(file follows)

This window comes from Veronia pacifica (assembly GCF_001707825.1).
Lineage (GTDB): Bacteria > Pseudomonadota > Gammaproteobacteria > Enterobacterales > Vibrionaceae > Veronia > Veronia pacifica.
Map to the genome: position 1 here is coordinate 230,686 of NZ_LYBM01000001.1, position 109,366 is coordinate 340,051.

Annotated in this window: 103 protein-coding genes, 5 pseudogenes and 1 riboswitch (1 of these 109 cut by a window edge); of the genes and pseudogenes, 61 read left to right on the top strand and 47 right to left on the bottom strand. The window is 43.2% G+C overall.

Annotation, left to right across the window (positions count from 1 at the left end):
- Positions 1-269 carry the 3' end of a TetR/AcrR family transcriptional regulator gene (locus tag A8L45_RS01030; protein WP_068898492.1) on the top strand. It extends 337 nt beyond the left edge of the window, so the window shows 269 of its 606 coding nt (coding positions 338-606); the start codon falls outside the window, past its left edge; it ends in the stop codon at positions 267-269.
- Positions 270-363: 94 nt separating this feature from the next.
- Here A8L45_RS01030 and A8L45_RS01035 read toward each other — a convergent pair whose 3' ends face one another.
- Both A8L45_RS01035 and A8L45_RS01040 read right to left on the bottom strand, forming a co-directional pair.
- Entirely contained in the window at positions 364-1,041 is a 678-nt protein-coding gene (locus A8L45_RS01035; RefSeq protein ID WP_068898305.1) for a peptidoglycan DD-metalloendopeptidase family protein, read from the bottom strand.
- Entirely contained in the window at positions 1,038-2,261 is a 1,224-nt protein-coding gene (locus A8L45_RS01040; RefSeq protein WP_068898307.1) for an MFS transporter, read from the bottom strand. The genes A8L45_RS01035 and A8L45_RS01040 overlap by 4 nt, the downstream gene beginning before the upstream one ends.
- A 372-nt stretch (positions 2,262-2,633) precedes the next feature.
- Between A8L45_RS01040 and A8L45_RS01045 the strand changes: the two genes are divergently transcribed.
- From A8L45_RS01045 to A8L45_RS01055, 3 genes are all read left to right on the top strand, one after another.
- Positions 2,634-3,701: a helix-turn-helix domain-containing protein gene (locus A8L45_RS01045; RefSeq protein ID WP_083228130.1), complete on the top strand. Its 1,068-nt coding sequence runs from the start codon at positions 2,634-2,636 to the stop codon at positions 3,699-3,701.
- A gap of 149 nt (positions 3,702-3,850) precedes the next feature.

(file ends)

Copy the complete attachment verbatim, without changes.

This window comes from Veronia pacifica (assembly GCF_001707825.1).
Lineage (GTDB): Bacteria > Pseudomonadota > Gammaproteobacteria > Enterobacterales > Vibrionaceae > Veronia > Veronia pacifica.
Map to the genome: position 1 here is coordinate 230,686 of NZ_LYBM01000001.1, position 109,366 is coordinate 340,051.

Annotated in this window: 103 protein-coding genes, 5 pseudogenes and 1 riboswitch (1 of these 109 cut by a window edge); of the genes and pseudogenes, 61 read left to right on the top strand and 47 right to left on the bottom strand. The window is 43.2% G+C overall.

Annotation, left to right across the window (positions count from 1 at the left end):
- Positions 1-269 carry the 3' end of a TetR/AcrR family transcriptional regulator gene (locus tag A8L45_RS01030; protein WP_068898492.1) on the top strand. It extends 337 nt beyond the left edge of the window, so the window shows 269 of its 606 coding nt (coding positions 338-606); the start codon falls outside the window, past its left edge; it ends in the stop codon at positions 267-269.
- Positions 270-363: 94 nt separating this feature from the next.
- Here A8L45_RS01030 and A8L45_RS01035 read toward each other — a convergent pair whose 3' ends face one another.
- Both A8L45_RS01035 and A8L45_RS01040 read right to left on the bottom strand, forming a co-directional pair.
- Entirely contained in the window at positions 364-1,041 is a 678-nt protein-coding gene (locus A8L45_RS01035; RefSeq protein ID WP_068898305.1) for a peptidoglycan DD-metalloendopeptidase family protein, read from the bottom strand.
- Entirely contained in the window at positions 1,038-2,261 is a 1,224-nt protein-coding gene (locus A8L45_RS01040; RefSeq protein WP_068898307.1) for an MFS transporter, read from the bottom strand. The genes A8L45_RS01035 and A8L45_RS01040 overlap by 4 nt, the downstream gene beginning before the upstream one ends.
- A 372-nt stretch (positions 2,262-2,633) precedes the next feature.
- Between A8L45_RS01040 and A8L45_RS01045 the strand changes: the two genes are divergently transcribed.
- From A8L45_RS01045 to A8L45_RS01055, 3 genes are all read left to right on the top strand, one after another.
- Positions 2,634-3,701: a helix-turn-helix domain-containing protein gene (locus A8L45_RS01045; RefSeq protein ID WP_083228130.1), complete on the top strand. Its 1,068-nt coding sequence runs from the start codon at positions 2,634-2,636 to the stop codon at positions 3,699-3,701.
- A gap of 149 nt (positions 3,702-3,850) precedes the next feature.